Creeping Sedums are one of the most popular ground covers in gardens. They make excellent additions to any garden landscape because they provide good drainage, do not require much water or fertilizer, and have attractive foliage. However, there are some things that need to be considered before using them as your main groundcover.
Climbing plants like climbing vines and climbing herbs may become invasive if overgrown and neglected.
The leaves of creeping sedums are very delicate and will easily fall off if handled carelessly. Careless handling could result in damage to the plant or even death.
Some species of creeping sedums produce seeds which can cause problems if planted near other plants. If these seeds germinate, they will grow into their own plant and compete with other plants for light and nutrients.
There are several different types of creeping sedums. Some are hardy perennials while others are annuals that need to be pruned regularly.
You should choose the type of creeping sedum that best suits your needs.
Yellow Flowers: Yellow flowers are usually produced from spring through summer and then again in fall. These flowers contain small white petals which can range in size from 1/8 inch to 3/4 inch long.
Some creeping sedums have flowers that last from spring to fall and may even bloom in the winter. The flowers of these creeping sedums are usually yellow but may also be pink, white, red or purple. Yellow flowers attract bees, which is great for people who like to watch wildlife. Creeping Sedums can be used as ground covers on hillsides or in rock gardens.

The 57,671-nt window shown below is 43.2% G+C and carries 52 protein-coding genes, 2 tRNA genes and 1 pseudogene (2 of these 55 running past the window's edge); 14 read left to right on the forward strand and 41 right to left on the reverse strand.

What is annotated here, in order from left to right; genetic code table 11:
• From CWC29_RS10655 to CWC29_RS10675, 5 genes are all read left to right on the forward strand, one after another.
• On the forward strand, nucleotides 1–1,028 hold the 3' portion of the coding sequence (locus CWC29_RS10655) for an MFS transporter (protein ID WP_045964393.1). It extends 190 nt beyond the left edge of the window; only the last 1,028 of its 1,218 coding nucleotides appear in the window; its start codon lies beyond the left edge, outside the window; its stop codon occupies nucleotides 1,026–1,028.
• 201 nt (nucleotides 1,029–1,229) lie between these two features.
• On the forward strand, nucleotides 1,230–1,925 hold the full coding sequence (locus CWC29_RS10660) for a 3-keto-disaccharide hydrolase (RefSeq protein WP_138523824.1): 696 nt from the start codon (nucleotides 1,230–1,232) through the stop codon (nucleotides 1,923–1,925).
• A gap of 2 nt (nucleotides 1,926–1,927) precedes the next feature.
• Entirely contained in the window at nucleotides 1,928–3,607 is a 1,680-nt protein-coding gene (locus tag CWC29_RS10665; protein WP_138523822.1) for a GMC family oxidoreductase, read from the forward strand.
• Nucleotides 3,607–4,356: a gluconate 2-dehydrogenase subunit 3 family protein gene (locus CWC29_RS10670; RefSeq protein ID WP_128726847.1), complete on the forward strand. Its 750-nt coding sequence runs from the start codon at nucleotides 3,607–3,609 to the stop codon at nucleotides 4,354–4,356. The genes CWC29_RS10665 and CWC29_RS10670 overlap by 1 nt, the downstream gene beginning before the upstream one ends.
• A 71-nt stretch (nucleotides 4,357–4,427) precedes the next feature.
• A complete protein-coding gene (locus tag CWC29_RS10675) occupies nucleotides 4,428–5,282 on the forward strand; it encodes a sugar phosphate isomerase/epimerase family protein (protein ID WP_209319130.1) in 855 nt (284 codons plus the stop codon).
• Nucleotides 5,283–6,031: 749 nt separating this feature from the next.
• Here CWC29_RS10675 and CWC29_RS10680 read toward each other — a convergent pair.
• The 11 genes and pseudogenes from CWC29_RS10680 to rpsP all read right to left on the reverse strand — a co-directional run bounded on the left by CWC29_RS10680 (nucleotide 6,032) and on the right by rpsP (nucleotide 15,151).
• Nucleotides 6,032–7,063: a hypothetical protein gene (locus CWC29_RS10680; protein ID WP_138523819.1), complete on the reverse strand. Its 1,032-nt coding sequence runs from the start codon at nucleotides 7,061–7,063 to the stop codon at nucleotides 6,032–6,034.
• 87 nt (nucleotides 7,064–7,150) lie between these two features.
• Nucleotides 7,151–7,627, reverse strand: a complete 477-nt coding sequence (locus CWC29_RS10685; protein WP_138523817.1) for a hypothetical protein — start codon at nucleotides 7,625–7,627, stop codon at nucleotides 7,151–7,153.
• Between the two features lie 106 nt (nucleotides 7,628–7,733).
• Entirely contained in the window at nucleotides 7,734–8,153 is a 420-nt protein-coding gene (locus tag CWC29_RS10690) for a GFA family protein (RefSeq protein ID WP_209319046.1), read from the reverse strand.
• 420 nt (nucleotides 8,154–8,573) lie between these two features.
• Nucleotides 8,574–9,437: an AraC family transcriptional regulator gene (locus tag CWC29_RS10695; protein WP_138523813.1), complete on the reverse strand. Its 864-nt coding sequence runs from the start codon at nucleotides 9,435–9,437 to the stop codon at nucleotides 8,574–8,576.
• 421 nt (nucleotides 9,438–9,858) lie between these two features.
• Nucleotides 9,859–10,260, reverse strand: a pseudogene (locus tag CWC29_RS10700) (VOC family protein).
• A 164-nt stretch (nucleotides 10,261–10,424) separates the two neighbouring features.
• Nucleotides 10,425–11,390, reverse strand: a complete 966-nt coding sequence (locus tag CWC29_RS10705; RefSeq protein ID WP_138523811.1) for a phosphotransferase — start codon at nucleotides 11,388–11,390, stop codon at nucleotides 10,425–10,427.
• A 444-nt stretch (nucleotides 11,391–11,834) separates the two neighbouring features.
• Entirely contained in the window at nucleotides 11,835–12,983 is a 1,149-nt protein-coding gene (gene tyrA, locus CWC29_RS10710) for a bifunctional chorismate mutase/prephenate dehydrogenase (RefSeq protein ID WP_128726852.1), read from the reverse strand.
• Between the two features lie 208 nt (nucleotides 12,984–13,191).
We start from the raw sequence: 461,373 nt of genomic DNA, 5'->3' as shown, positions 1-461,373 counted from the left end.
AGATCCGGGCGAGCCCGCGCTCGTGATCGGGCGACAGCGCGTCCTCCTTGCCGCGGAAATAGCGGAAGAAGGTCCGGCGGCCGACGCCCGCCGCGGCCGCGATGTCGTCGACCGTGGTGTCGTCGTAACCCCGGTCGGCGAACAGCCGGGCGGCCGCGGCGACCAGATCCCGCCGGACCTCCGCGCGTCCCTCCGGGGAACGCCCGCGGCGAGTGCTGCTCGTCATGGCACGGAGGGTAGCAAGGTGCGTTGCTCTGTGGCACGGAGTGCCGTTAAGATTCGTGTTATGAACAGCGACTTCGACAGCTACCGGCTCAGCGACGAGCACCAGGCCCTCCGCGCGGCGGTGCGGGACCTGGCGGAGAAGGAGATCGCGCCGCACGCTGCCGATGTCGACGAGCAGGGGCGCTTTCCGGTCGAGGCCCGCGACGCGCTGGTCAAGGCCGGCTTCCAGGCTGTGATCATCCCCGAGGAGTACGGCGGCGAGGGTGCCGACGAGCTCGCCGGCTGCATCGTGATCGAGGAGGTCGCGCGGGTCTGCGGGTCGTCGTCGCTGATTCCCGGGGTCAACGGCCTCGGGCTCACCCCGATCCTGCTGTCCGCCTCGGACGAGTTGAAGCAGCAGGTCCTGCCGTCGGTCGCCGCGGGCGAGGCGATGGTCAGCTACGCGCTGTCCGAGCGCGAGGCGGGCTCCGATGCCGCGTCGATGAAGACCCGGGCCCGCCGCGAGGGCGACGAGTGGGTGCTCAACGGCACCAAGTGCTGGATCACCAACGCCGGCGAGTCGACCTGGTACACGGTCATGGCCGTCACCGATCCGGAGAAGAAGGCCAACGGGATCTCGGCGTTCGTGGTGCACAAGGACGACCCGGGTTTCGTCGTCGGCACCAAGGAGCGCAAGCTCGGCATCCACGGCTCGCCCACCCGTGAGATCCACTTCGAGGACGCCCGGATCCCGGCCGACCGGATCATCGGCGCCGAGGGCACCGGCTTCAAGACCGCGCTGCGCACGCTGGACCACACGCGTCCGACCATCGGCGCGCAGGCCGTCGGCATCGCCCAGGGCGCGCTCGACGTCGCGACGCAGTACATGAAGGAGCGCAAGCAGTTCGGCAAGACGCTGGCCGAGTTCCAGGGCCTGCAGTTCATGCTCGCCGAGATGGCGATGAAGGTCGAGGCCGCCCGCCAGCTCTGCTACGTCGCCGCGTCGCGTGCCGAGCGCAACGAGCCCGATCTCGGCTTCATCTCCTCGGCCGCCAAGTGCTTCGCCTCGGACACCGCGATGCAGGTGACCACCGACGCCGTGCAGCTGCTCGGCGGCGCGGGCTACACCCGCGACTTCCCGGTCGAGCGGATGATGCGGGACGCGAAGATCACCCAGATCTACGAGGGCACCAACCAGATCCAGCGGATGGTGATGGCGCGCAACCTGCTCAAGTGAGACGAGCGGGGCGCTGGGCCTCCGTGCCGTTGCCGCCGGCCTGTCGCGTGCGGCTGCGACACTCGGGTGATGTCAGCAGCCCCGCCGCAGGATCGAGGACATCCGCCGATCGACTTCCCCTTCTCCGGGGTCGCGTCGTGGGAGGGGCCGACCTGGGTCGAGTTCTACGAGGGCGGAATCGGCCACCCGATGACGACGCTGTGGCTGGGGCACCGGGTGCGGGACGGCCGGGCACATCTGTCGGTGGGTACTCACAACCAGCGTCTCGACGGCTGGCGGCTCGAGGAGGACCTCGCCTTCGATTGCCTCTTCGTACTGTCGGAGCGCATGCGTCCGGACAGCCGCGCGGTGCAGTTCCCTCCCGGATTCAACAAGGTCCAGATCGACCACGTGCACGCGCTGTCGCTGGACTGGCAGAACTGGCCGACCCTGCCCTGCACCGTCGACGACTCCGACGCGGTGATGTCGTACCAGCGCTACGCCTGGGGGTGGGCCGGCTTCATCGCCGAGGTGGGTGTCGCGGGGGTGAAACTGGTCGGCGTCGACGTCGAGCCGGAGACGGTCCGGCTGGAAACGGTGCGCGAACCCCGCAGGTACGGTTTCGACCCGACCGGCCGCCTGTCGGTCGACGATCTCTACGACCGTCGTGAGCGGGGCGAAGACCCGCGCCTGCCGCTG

It is important to research Creeping Sedum before planting them in your garden. Most species are hardy but some may not survive in certain conditions.
You should know how much light, water, and fertilizer your creeping sedums need. It is also important to note that most creeping sedums bloom in the spring or summer. Creeping sedums can be used as ground covers on hillsides or in rock gardens.
Pinching: Pinching is a technique used to promote branching on a plant. Every gardener does some form of pinching or pruning.
This can be done at any time of the year but it is usually done to remove dead flowers, control the size of a particular area or to promote branching. Pinching is a natural way to keep your Creeping Sedums in shape so you don’t need to weed around them or mow around them as much.
Cultivars: Like most plants, there are a lot of different types of Creeping Sedums. Some of the more common ones are listed below.
‘Aureum’: This is one of the smallest types of creeping sedums with yellow flowers that bloom in summer. It grows to be only 6 inches tall and spreads up to 1 foot across.
It does not like hot weather and will die back in the summer if it gets too hot. It is hardy in zones 3-9 and shouldn’t need supplemental water unless it is extremely dry. It can be grown in full sun to partial shade. It can be grown in rock gardens, on banks, in troughs, along edges of paths, among stones or just about anywhere else you can think of.
‘Aureomarginatum’: This creeping sedum has yellow flowers that bloom from spring to summer. It grows to be 8 inches tall and spreads up to 3 feet across.
It grows best in full sun and should not need much, if any, supplemental water. It is hardy in zones 3-9.
‘Brilliant’: This creeping sedum has yellow flowers that bloom in summer. It grows to be 6 inches tall and spreads up to 2 feet across.
It grows best in full sun to partial shade and doesn’t like hot weather.
Sources & references used in this article:
Field guide to succulents of southern Africa by G Smith – 2017 – books.google.com
SUCCULENTS for most gardens Part 1 by RAY STEPHENSON – Cactus and Succulent Journal, 2005 – BioOne
Succulent Paradise–Twelve great gardens of the world by G Smith – 2013 – books.google.com